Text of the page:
The CFT approval, however, came despite the fact that Supreme Leader Ali Khamenei had specifically said he opposes this law. Meeting members of parliament back in June, Khamenei specifically voiced his opposition to joining any international conventions.

“These accords are actually cooked up in one specific place… If an independent government is found somewhere, such as the Islamic republic, who for example says we don’t accept these conventions and international accords… They attack them with harsh rhetoric demanding they join… That’s what these conventions are all about. Now, what do we do?… I said the parliament should pass a law. For example, on the issue of combating terrorism or money-laundering… the members should sit down and pass their own law,” he said.

Khamenei had described the FATF as an “endless pit” in his social media page. And at a recent state-launched rally in Tehran’s Azadi Stadium, Khamenei delivered a speech covering a variety of subjects.

“As long as I’m alive I will not allow the country to surrender,” he said. However, word inside Iran indicates that all parties are awaiting his signal to do exactly that.

It is common knowledge that whenever Khamenei emphasizes on standing firm, he is signaling to the regime’s depleting social base he will be heading the opposite route.

Iran’s Foreign Minister Mohammad Javad Zarif at the parliament in Tehran on October 7, 2018, during a meeting over the a bill to counter terrorist financing. (AFP)

 

A step back

Parliament speaker Ali Larijani made everything clear reading Khamenei’s letter to Majlis members.

“What I said during our meeting with the members in regards to the four bills and conventions was related to the very principle of these conventions, and not a particular convention. Therefore, I have no objection with these bills being evaluated in the parliament, in order to follow through with the legal procedures,” the letter read in part.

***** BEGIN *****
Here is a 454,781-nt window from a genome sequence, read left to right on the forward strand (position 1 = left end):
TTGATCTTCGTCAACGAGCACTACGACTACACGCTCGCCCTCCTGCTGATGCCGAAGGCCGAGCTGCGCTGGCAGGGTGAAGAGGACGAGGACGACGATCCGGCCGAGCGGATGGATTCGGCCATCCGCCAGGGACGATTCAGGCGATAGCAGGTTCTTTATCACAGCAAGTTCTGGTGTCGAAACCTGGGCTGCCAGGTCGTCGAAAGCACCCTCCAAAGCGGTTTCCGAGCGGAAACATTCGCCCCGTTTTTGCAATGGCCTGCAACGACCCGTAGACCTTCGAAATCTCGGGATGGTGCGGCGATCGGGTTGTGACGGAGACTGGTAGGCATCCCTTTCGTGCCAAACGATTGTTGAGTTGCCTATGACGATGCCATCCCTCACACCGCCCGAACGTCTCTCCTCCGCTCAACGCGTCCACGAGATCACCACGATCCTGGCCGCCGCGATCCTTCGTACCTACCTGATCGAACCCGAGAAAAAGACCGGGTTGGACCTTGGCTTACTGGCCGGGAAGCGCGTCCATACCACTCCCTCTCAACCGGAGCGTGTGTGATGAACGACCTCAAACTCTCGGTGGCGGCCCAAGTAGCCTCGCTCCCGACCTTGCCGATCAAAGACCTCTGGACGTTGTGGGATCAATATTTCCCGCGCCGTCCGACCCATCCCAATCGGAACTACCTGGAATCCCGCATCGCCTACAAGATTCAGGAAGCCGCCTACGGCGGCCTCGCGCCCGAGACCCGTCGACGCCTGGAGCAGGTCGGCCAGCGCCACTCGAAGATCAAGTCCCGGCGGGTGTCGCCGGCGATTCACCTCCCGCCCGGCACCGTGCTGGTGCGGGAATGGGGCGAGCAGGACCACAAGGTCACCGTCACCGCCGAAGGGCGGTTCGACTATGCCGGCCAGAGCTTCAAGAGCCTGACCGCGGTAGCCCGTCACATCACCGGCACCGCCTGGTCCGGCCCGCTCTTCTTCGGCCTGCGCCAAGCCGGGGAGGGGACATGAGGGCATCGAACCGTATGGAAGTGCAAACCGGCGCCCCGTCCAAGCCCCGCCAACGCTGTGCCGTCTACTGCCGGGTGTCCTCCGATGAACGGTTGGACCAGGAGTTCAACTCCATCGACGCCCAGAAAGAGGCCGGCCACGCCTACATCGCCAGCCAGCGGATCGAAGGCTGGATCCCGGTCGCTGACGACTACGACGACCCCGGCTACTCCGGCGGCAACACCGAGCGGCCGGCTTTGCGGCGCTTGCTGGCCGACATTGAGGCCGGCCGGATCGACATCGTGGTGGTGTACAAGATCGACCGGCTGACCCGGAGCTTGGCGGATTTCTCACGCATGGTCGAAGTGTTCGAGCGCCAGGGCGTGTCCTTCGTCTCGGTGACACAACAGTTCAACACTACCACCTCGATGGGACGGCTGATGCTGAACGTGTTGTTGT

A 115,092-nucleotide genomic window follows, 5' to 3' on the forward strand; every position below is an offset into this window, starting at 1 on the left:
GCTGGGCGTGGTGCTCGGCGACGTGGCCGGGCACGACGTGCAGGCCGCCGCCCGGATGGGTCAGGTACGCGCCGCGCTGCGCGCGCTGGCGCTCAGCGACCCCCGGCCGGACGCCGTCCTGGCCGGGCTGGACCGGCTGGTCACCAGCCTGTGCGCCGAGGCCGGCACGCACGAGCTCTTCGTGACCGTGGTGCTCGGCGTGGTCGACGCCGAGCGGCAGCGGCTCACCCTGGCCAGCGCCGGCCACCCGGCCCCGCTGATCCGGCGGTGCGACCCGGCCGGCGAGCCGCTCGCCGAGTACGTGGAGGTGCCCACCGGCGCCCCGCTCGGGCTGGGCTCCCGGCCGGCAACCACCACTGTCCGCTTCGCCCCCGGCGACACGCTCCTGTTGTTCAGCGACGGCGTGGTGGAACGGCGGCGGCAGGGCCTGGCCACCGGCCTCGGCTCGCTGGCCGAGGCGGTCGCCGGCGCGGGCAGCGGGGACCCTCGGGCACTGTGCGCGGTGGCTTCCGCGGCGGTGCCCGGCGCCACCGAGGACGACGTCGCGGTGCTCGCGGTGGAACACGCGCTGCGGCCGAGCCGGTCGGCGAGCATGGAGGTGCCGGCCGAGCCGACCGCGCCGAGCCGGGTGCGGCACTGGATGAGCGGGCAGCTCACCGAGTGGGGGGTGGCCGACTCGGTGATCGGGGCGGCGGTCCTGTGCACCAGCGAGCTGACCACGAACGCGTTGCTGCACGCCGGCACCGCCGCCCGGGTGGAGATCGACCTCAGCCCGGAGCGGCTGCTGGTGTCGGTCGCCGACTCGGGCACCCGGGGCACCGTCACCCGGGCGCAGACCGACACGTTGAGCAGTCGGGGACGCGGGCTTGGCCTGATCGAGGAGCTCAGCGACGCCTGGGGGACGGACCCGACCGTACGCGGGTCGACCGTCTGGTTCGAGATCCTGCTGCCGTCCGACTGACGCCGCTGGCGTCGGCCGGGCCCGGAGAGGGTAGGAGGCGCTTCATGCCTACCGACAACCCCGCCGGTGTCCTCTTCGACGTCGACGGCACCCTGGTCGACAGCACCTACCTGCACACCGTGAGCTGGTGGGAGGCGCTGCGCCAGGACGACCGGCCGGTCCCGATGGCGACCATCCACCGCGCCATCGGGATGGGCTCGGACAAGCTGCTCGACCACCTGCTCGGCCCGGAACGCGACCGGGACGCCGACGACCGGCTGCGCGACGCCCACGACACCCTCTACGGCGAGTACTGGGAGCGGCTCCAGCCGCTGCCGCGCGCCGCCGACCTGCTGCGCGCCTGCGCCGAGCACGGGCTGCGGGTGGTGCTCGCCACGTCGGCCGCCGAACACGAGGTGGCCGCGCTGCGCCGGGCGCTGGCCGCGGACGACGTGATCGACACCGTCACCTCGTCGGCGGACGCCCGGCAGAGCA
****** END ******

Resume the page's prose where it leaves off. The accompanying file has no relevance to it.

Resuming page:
Through such remarks Khamenei took back his own words and threw the ball into the parliament’s court.

Why the predicament?

Why can’t anyone in the Iranian regime, even Khamenei himself, put their foot down and finalize the issue. The answer can be found in Zarif’s remarks to the Majlis members.

“China’s international policies are very similar to that of the Islamic republic. China is our strategic partner. We are also strategic partners with Russia. However, the Russian Central Bank chief told Dr. Hemmati [his Iranian counterpart) we will not be able to conduct business without the FATF. The Chinese had also made similar remarks time and again,” he explained.

“Neither I, nor the president, we cannot guarantee all our problems will be resolved by joining the FATF. However, we can guarantee that by not joining this bill the US will find a very important pretext to increase its pressures against us,” Zarif added.

The Iranian regime has been weighing this issue since 2011, enjoying the appeasement approach practiced by the Obama administration to buy time.

Shooting in the foot

Tehran is also very concerned, understanding the severe consequences of joining the FATF. The clerical regime will no longer be able to funnel money to terrorist groups such as the Lebanese Hezbollah, Hamas, Shiite proxies in Iraq, and the Houthis in Yemen. This means shooting yourself in the foot for Tehran.

All the while, if the Iranian regime fails to approve the FATF conventions, its banking transactions with Europe, Russia and China will face extreme difficulties. This gains significant proportions when we take into consideration the November 5th return of US sanctions targeting Iran’s oil/banking/shipping sectors. This will have a crippling impact on the Iranian regime, to say the least, especially considering the increasing protests and strikes across the country.

The current circumstances were best explained by the Iranian regime’s own members of parliament: committing suicide in fear of death. This is the very telling indication and interpretation of a regime facing a critical impasse.